Newly discovered malware campaign adds to TeamViewer's account hijacking woes

Researchers at Trend Micro have discovered a malware spam campaign targeting Italy, that may or may not tie in to recent TeamViewer user account hijackings.
Researchers at Trend Micro have discovered a malware spam campaign targeting Italy, that may or may not tie in to recent TeamViewer user account hijackings.

Remote-access application provider TeamViewer continues to assert that poor password management is the chief cause behind a recent spate of user account hijackings, but a new alert from Trend Micro suggested that a malware campaign could be another significant piece to the puzzle.

In a security blog post today, Trend Micro reported its discovery of a malicious spam email campaign in which recipients are duped into downloading a malicious JavaScript file containing a trojanized version of TeamViewer called Teambot, as well as Dridex keylogging and credentials-stealing malware. The trojanized TeamViewer app that Trend Micro observed is actually an approximately five-year-old version of the program – version 6.0.017222.0. The app is currently offering updates on its version 11.

The spam emails are specifically targeted toward Italy residents and are written in native Italian, either promising free trials of TeamViewer software or tricking current users with subject lines that translate into English as “Your ID was used” and “Your account information.” Trend Micro acknowledged the possibility that related or separate campaigns could also be targeting other nationalities, as well as possibly trojanizing more recent versions of TeamViewer.

Of course, the broader question is: Does this campaign tie into the recent surge in TeamViewer account hijackings, whereby attackers remotely hacked into users' computers and reportedly emptied their PayPal and banking accounts?

“When we talk about account hijackings, they typically come down to one of three things: stolen passwords through data breaches, social engineering of the [software] support center for account resets, or malware,” said Christopher Budd, global threat communications manager at Trend Micro, in an interview with SCMagazine.com. Often, account hijackings come from an “amalgam of multiple causes,” he added, meaning this campaign could potentially be one aspect of a larger, multifaceted campaign.

In an interview with SCMagazine.com, a spokesperson for Goppingen, Germany-based TeamViewer acknowledged the existence of various malware scams targeting the company, but expressed doubt that this particular campaign played a hand in recent events.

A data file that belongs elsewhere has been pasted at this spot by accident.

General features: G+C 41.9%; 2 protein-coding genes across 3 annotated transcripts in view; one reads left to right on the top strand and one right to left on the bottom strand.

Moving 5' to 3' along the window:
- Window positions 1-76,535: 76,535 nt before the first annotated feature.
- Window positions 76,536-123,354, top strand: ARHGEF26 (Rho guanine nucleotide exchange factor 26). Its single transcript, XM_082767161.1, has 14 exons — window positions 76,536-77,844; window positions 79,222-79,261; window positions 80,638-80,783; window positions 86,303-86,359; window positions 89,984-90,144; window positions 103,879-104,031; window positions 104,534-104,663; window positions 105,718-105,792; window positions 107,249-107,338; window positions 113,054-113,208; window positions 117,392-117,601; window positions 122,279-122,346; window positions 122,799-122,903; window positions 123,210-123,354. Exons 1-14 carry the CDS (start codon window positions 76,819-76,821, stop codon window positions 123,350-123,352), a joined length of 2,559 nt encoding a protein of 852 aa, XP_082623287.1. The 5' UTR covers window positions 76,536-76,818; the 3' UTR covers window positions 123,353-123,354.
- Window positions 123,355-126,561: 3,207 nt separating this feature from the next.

Rather, the spokesperson reiterated the company's contention that these hijackings are largely the result of irresponsible password practices on the part of users. In other words, customers who were victimized likely used the same exact passwords for TeamViewer as they did for other online websites that may have been recently compromised and breached (like LinkedIn, for instance).

“We're not excluding the possibility of malware playing a role in the whole account hijacking and abuse scenario. But from the evidence that we've collected, it is very likely that what's really at the center of this account abuse problem is people reusing password or using passwords that are not good enough,” said the spokesperson, adding that TeamViewer would look into the Trend Micro findings.

According to Budd, Trend Micro's discovery still would not explain reports that some users' accounts were reportedly hijacked even with two-factor authentication implemented. Meanwhile, the TeamViewer spokesperson refuted these reports altogether, stating that “There is no evidence at all that would suggest that our two-factor authentication has been compromised in any way.”

Regardless, scams like these illustrate the importance of keeping antivirus programs updated, applying software whitelists when applicable and appropriate, and practicing responsible email security.

“Email is a vector that is still dangerous,” said Budd. “We've been focused on all kinds of threats for past few years that have pushed email to bottom of the stack... [Our] focus been on autopilot when it comes to email security, and the events of the past year show that we need to put our eye back on that ball.”

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